Health Media Collaboratory: Social data for public health insight


Tableau: Can you describe a little bit about what you do at the Health Media Collaboratory?
Glen Szczypka, Deputy Director, Health Media Collaboratory: Our mission is data for public good. Over the last ten years, with the advent of the Internet, the advent of social media, we now have screens in front of us at all times.

We get inundated with these data messages. And those messages can lead us to making really bad health choices. So we want to study that data, harness that data, and use it to make people healthier.

Tableau: If I’m new to analyzing social data, what should I keep in mind? Any tips for working with social data in Tableau?
Glen: The first thing you need to realize is social data is dirty data. And just because you use a key word, you can't assume that your question that you're asking is going to be contained in a tweet.

You need to know that the tweet you're looking at is the behavior that you're trying to study. So you really need to clean your social media data before you even put it into Tableau.

With the front end of a tweet, there are about four sources of information that you can get. But at the back end of a tweet, there could be 20 to 25 different types of metadata.

And Tableau is great with tweets. You get longitudinal, latitudinal data. And Tableau works great with that. You can map out where the tweets are into these great cluster circles. It works very well with the metadata variables on the backside of a tweet.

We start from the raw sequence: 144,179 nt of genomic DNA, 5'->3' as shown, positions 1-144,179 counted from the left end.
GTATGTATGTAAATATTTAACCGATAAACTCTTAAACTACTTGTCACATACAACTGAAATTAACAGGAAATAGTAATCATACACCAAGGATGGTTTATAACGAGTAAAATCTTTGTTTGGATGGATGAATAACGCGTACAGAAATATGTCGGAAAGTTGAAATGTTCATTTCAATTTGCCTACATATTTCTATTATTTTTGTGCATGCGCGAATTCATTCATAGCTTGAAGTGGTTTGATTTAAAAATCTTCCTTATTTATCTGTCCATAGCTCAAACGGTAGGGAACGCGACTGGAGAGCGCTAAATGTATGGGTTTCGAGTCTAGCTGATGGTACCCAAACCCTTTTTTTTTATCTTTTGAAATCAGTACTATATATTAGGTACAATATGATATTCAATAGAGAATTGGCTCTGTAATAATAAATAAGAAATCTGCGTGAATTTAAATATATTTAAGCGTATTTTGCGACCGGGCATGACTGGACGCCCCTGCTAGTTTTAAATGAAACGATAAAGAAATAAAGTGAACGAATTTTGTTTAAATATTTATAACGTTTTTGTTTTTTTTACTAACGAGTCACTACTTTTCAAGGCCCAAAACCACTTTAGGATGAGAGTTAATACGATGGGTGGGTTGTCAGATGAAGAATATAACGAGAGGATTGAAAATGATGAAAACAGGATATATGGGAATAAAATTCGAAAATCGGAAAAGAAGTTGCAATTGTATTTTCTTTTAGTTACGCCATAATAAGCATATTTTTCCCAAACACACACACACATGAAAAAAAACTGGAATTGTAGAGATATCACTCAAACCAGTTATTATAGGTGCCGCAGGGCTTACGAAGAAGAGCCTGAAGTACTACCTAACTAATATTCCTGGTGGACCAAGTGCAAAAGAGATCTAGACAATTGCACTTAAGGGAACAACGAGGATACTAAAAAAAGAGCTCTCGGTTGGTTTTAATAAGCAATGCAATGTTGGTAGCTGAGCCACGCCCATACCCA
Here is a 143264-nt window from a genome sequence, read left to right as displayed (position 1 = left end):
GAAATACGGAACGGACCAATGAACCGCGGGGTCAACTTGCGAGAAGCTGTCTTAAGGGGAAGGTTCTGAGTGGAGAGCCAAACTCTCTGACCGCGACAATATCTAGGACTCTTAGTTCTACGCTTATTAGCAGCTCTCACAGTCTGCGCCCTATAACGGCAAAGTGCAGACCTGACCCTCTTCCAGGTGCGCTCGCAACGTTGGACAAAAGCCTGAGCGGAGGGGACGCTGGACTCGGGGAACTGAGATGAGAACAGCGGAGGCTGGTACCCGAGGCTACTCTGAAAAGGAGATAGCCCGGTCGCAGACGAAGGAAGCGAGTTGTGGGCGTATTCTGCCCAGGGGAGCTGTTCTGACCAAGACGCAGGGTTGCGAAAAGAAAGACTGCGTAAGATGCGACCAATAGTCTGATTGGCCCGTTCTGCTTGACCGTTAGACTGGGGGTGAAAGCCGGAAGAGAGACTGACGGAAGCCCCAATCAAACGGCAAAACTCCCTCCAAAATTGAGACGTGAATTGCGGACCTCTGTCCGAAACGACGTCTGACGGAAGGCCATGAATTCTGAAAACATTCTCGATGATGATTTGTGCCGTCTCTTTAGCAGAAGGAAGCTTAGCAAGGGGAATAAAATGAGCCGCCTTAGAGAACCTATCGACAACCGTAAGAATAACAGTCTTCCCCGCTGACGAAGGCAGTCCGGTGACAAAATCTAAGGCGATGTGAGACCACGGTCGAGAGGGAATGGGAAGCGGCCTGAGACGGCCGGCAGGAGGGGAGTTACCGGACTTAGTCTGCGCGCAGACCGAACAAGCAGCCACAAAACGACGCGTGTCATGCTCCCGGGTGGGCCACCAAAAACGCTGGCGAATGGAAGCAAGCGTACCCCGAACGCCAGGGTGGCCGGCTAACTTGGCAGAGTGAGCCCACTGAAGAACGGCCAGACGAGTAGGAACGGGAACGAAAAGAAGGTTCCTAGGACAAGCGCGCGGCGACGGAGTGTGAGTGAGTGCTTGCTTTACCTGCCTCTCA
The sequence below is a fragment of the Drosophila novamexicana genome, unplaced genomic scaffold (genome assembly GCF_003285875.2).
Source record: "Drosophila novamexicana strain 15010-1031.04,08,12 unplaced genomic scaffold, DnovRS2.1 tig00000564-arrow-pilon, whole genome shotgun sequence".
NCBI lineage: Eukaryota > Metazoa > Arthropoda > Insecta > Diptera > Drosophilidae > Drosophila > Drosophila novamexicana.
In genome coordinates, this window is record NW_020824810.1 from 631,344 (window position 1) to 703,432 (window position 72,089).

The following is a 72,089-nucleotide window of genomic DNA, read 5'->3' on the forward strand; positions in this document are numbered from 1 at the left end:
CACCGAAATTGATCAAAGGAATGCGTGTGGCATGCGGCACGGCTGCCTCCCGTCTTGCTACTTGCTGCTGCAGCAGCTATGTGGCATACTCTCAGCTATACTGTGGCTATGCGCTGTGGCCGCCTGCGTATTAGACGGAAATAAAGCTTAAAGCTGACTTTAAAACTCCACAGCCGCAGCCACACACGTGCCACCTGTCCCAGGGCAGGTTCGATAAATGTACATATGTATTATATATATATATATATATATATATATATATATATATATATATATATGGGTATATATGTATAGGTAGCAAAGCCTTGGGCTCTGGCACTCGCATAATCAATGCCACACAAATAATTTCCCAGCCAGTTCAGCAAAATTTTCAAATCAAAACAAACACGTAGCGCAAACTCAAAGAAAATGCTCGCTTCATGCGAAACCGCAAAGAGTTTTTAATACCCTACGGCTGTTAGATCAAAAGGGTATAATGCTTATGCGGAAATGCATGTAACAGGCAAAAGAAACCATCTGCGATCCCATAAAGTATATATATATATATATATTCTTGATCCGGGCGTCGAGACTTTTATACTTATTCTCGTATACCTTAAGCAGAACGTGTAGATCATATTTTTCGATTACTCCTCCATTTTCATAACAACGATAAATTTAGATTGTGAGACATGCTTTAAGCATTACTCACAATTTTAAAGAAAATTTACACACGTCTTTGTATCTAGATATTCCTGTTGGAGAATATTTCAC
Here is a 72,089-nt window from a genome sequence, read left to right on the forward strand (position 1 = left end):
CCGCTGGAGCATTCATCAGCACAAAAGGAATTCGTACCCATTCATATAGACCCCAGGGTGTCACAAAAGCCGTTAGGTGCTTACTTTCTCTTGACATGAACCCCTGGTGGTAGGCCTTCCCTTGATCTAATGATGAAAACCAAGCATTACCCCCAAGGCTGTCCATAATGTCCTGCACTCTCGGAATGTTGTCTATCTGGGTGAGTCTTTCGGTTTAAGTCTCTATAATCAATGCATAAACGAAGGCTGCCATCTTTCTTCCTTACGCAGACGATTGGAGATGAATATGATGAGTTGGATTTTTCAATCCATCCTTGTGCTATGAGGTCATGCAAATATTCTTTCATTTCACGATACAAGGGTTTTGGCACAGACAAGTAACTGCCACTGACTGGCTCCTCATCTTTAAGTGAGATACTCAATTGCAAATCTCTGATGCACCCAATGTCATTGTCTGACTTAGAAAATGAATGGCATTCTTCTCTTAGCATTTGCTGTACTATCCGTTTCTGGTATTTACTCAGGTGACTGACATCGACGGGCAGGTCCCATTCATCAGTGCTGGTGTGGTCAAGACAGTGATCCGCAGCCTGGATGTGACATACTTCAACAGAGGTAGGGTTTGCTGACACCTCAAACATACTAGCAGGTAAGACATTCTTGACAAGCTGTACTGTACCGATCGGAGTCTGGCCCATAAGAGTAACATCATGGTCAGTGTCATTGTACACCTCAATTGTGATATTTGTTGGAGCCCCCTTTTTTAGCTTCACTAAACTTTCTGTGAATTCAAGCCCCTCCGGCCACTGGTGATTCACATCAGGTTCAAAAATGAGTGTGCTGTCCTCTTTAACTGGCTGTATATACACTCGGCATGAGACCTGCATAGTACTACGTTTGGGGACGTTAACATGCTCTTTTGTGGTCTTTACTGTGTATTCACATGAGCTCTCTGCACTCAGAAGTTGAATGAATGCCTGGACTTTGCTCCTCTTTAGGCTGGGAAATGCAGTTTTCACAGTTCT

Tableau: What sort of data are you looking at?
Glen: We collect from a variety of social media platforms, Tumblr, Twitter, Facebook, You Tube, and WordPress. Our next platform is Foursquare. And Foursquare is all about geolocation, so we're really excited about working with that. It's a rapidly-changing environment for social data. New platforms are available. Anytime they become available, we try to to collect data there.

Health Media Collaboratory analyzed a year’s worth of tweets referencing cigarette smoking to identify peak opportunities for outreach.

Tableau: And how are you using Tableau with this social data?
Glen: A lot of our grant funders—the CDC, the National Cancer Institute— they're able to see the graphs. They want quick answers. They don't want to read a 20-page or 30-page report, they just want to see that graph, be able to look at it, and with some quick points, understand it.

A lot of our grant funders—the CDC, the National Cancer Institute—they're able to see the graphs. They want quick answers. They don't want to read a 20-page or 30-page report, they just want to see that graph, be able to look at it, and with some quick points, understand it.

Tableau: Can you give us an example of the sort of insight you’re able to gain by visualizing social data.
Glen: We're doing this analysis on people talking about quitting smoking on Twitter. So we took a year and charted it out on a histogram. And you could see the peaks.

We're telling those tobacco control organizations, ‘This might be a good time to reach out to these people.’ They can effectively use their resources by looking at the behavior of Twitter users.

Tableau: What is the value of visualizing social data?
Glen: The value is the insight. It's the insight that when you look at a graph. You get an immediate response to taking 1.7 million tweets and sticking it on a histogram and charting it weekly to see where the peaks are. It just pops out at them.

And I'm big about making things look good. I think it really matters. That might be vain in a way, but I think the way you present your data really matters.

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